Sunday, October 18, 2020

Logistical considerations for global COVID-19 vaccinations

From the Daily Beast’s Rabbit Hole via email: Even When We Have a Vaccine, The Rollout Will Take Years

How long will it take to protect the entire world from the coronavirus?

Only now is it becoming clear that, in the best-case scenario, it will take at least 18 months, beginning early in 2021, for vaccines to reach every part of the world where they are urgently needed.

One measure of the magnitude of the task is that to deliver a single dose of vaccine to the world population of 7.8 billion people would take the equivalent of 8,000 flights by the world’s largest cargo airplane, the Boeing 747.

Can we build a global network that respects vaccine critical temperatures?

The whole program depends on whether there will be enough airplanes to deliver the vaccine doses—and whether the will and means exist to build a global network able to meet the exacting standards required to keep vials of vaccine at critical temperatures, from when they leave the manufacturer to when they finally reach the places where they will be administered, no matter how far and remote.

This infrastructure involves special handling via dedicated warehouses, moving through airports where customs and border controls, a frequent choke point, must allow fast tracking, and similarly secure and dedicated ground transportation.

Make no mistake, this is truly a moonshot moment. A new global airlift for life-saving meds has to be built at a speed that has never before been accomplished. And, once more, the planning has exposed significant disparities in the resources of advanced nations and those of the underdeveloped world.

In North America, Europe, Russia, China and Southeast Asia, the means exist to rapidly ramp up supply chains and safely deliver vaccines to large populations during 2021.

In Africa, Central and South America and the Indian subcontinent, critical infrastructure will have to be created from scratch. (India has no air cargo infrastructure equal to the needs of its 1.35 billion population.)

And experts warn that even in the developed world, there are serious challenges to overcome.

At the heart of these challenges is the cold chain. This is an already well-established system that ensures that vaccines and other temperature-critical medications are maintained at precise temperatures for the entire time they spend in transit, no matter if the journey takes many days and passes through great variations in climate and handling through airports and ground delivery.

The cold chain was initially created because vaccines to treat smallpox, measles and ebola needed to move through it in order to safely and swiftly get where they were needed—indeed, the world eradication of smallpox would not have been possible without it.

This was one of the greatest leaps ever in global infrastructure in the cause of preventing needless deaths, but it is dwarfed by what confronts a world desperate to gain control of the coronavirus pandemic. The cold chain will have to be hugely expanded.

COVAX, an alliance of vaccine producers and international health agencies created to handle the pandemic, aims to produce two billion doses by the end of 2021. This assumes that all nine of the present vaccines being developed and tested in the COVAX program will prove safe and effective. (Six of them are part of the U.S. government’s $6 billion Operation Warp Speed, and two of them are being developed in China.)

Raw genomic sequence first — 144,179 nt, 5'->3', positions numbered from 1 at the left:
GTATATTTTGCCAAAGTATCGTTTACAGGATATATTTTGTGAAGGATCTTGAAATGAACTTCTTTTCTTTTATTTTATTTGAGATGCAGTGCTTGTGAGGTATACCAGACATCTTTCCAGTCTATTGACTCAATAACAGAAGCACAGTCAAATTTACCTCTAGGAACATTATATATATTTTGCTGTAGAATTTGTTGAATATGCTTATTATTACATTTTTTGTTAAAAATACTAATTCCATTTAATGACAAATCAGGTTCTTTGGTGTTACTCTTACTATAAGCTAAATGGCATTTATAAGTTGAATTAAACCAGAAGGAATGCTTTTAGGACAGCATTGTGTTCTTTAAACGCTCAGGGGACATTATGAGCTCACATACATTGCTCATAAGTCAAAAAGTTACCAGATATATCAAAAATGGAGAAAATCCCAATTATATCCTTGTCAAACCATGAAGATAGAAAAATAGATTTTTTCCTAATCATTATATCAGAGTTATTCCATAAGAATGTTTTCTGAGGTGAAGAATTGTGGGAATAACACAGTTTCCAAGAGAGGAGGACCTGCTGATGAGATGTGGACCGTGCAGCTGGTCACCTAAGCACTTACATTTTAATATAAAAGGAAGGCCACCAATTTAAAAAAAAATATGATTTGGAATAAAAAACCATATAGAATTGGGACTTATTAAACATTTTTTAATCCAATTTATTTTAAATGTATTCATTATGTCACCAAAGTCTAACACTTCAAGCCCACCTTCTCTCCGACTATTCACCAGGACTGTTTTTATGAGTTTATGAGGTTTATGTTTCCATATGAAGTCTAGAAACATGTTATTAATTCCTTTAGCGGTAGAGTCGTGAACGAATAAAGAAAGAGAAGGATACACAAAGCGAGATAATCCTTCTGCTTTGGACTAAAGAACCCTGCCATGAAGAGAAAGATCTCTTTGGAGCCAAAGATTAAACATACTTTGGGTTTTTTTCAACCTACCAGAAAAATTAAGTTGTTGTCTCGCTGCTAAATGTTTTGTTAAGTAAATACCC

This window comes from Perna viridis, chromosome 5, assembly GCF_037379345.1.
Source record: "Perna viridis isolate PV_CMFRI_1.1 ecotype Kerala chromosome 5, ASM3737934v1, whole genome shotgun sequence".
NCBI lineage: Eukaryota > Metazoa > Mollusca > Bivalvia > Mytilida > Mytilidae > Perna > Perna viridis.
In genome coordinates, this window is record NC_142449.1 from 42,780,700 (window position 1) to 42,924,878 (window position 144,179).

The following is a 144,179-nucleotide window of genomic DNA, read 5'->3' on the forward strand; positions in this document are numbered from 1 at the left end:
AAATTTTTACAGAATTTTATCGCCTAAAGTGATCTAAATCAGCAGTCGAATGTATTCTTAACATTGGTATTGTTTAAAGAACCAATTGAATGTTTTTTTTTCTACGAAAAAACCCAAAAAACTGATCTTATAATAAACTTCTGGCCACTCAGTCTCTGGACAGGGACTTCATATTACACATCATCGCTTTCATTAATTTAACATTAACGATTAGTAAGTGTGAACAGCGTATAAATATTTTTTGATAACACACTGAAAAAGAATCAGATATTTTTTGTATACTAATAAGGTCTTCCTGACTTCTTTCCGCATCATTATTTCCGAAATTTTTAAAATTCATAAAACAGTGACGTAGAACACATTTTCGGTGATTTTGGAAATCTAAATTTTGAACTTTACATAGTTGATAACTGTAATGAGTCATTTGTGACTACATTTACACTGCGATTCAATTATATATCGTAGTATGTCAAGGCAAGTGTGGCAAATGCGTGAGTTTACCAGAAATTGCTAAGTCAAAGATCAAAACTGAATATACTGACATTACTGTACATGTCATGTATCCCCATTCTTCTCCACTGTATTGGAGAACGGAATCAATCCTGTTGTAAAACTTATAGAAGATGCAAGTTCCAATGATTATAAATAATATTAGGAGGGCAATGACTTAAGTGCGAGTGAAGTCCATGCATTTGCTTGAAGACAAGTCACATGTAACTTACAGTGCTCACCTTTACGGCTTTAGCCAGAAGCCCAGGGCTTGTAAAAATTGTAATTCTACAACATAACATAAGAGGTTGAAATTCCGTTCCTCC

Expecting instant success of all of the vaccines is already a roll of the dice. As The Daily Beast has reported, the vaccines have been developed at an unprecedented speed, their long-term effects are still unknown, and testing is far from complete.

And the problem for the cold chain is that there are basically two groups of vaccines in the pipeline. One group has to be kept in very deep freeze, at a temperature of minus 112 degrees Fahrenheit, the other at between 35 and 46 degrees Fahrenheit.

This means that vaccines requiring the deep freeze will likely be confined to parts of the world where such demanding standards of the cold chain can be assured, while the others get directed to places where the handling and distribution systems will be less sophisticated and, in many cases, don’t even exist yet.

Geopolitical hazards

Glyn Hughes, global head of cargo at the International Air Transport Association, IATA, which represents all the world’s airlines, is closely involved in planning the massive airlift. He told The Daily Beast:

“There is no time to be lost. In many of the countries in Africa, Central America and South America you cannot rely on the same infrastructure for a temperature-controlled environment as you can in the developed world. For them, to create what is needed will probably require a combination of commercial and military resources.”

Another gap in the coverage would be the inability to establish secure cold chain infrastructure in “black hole” nations like Venezuela, Yemen, Syria and Iraq, where either war or endemic corruption make it near impossible to carry out safe delivery and distribution.

And there is another specter to watch out for. In countries like Nicaragua, where Daniel Ortega has been the strongman since 2007, or the Philippines, where Rodrigo Duterte rules with an equally iron grip, there is little doubt that the ruling juntas would get priority and perhaps even withhold the vaccines from their opponents, which would amount to biological warfare.

And there is lots more in this report that follows.

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